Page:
William the Conqueror: Background
William was the son of Robert I, duke of Normandy, and his mistress Herleva (also called Arlette), a tanner’s daughter from Falaise. The duke, who had no other sons, designated William his heir, and with his death in 1035 William became duke of Normandy.
William was of Viking origin. Though he spoke a dialect of French and grew up in Normandy, a fiefdom loyal to the French kingdom, he and other Normans descended from Scandinavian invaders. One of William’s relatives, Rollo, pillaged northern France with fellow Viking raiders in the late ninth and early 10th centuries, eventually accepting his own territory (Normandy, named for the Norsemen who controlled it) in exchange for peace.
Just over two weeks before the Battle of Hastings in October 1066, William had invaded England, claiming his right to the English throne. In 1051, William is believed to have visited England and met with his cousin Edward the Confessor, the childless English king. According to Norman historians, Edward promised to make William his heir. On his deathbed, however, Edward granted the kingdom to Harold Godwineson (or Godwinson), head of the leading noble family in England and more powerful than the king himself. In January 1066, King Edward died, and Harold Godwineson was proclaimed King Harold II. William immediately disputed his claim.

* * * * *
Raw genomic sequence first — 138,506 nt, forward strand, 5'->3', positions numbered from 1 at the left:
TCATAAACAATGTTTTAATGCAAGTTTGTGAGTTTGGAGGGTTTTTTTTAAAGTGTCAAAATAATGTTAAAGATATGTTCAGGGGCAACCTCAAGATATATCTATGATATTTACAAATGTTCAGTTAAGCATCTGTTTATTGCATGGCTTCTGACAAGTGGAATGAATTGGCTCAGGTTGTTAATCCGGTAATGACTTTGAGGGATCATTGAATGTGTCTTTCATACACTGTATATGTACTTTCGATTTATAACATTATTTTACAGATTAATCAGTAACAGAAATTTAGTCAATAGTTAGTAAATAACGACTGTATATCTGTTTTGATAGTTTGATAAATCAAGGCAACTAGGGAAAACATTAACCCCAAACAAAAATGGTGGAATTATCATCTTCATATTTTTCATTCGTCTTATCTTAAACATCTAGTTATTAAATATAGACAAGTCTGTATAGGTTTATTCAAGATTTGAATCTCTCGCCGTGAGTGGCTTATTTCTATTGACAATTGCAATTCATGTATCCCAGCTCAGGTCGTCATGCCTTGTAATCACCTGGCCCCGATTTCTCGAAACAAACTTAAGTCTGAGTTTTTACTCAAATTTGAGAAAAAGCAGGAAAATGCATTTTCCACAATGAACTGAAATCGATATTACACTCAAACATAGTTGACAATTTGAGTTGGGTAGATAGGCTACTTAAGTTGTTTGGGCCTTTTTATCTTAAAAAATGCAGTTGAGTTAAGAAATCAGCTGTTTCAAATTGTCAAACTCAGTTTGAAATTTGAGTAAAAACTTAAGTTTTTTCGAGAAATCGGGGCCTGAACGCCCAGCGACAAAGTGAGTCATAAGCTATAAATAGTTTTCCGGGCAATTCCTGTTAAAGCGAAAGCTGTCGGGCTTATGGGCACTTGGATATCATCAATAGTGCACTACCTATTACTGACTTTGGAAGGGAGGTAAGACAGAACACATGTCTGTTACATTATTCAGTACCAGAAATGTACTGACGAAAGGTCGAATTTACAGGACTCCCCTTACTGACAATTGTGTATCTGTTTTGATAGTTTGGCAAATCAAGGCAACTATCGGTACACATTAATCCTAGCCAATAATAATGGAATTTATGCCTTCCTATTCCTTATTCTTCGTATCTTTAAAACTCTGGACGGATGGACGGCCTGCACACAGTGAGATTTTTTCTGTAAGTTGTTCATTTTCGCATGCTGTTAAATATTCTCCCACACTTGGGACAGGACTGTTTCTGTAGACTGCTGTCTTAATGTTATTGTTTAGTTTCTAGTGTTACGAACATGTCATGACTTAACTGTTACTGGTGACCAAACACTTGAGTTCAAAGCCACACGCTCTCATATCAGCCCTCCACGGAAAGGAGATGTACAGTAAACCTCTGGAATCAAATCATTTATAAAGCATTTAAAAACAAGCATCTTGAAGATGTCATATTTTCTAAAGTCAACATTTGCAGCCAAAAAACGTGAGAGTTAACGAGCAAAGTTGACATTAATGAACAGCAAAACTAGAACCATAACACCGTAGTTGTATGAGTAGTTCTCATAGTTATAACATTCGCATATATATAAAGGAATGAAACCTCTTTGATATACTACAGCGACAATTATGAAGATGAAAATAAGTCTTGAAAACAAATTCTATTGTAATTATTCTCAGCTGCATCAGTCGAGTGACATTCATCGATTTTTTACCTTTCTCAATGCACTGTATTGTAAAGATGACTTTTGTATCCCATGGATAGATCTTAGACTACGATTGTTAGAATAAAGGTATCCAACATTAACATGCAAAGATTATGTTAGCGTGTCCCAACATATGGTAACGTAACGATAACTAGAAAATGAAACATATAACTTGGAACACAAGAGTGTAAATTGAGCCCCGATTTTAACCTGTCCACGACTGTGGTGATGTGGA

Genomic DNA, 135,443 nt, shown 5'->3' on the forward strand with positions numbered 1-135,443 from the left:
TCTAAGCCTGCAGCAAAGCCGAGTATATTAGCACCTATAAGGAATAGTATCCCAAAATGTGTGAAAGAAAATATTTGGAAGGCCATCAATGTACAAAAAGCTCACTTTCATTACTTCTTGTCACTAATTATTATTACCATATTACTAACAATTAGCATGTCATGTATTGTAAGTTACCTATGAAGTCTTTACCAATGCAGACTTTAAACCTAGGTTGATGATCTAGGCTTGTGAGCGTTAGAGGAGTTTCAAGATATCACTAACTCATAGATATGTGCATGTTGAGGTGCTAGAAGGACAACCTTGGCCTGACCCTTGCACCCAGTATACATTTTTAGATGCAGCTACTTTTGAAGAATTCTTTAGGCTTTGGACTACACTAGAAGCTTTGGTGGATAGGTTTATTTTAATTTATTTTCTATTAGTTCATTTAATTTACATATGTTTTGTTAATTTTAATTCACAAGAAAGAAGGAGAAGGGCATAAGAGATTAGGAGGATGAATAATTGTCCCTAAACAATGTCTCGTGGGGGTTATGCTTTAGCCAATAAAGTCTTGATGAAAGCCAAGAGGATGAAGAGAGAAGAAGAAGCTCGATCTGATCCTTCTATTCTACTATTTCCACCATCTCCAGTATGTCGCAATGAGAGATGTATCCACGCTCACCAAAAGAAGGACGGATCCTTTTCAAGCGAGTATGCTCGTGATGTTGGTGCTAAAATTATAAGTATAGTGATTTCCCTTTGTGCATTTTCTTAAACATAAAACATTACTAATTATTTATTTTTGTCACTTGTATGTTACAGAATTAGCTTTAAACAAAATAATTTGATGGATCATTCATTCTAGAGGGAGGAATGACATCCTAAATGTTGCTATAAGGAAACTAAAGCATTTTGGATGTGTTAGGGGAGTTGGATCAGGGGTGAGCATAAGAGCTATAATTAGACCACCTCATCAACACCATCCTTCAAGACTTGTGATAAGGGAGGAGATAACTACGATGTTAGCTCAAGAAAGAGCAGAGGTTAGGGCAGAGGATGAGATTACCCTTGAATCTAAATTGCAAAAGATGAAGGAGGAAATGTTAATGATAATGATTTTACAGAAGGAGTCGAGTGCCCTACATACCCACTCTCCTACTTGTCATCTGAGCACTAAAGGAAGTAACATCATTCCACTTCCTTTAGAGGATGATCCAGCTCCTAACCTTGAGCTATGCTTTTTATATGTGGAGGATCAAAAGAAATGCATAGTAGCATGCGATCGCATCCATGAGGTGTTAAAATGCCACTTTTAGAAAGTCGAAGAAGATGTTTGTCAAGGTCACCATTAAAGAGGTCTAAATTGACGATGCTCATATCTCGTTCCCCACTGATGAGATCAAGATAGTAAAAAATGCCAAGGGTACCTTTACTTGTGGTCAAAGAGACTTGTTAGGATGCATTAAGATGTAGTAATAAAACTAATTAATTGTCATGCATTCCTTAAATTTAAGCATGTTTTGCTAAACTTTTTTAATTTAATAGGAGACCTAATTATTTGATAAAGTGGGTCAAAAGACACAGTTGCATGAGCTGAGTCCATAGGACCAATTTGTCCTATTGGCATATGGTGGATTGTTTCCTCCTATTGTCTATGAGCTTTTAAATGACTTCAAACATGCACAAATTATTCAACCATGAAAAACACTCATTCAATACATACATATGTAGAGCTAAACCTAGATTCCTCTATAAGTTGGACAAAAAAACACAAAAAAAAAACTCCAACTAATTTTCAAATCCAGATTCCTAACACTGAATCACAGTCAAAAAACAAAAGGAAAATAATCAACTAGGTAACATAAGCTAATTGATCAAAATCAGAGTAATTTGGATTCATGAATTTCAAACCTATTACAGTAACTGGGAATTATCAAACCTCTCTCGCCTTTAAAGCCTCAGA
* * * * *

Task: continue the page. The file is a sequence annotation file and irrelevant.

Battle of Hastings: October 14, 1066
On September 28, 1066, William landed in England at Pevensey, on Britain’s southeast coast, with thousands of troops and cavalry. Seizing Pevensey, he then marched to Hastings, where he paused to organize his forces. On October 13, Harold arrived near Hastings with his army, and the next day, October 14, William led his forces out to battle, which ended in a decisive victory against Harold’s men. Harold was killed–shot in the eye with an arrow, according to legend–and his forces were destroyed
Battle of Hastings: Aftermath
After his victory at the Battle of Hastings, William marched on London and received the city’s submission. On Christmas Day of 1066, he was crowned the first Norman king of England, in Westminster Abbey, and the Anglo-Saxon phase of English history came to an end.
French became the language of the king’s court and gradually blended with the Anglo-Saxon tongue to give birth to modern English. (Illiterate like most nobles of his time, William spoke no English when he ascended the throne and failed to master it despite his efforts. Thanks to the Norman invasion, French was spoken in England’s courts for centuries and completely transformed the English language, infusing it with new words.) William I proved an effective king of England, and the “Domesday Book,” a great census of the lands and people of England, was among his notable achievements.
Upon the death of William I in 1087, his son, William Rufus (c.1056-1100), became William II, the second Norman king of England.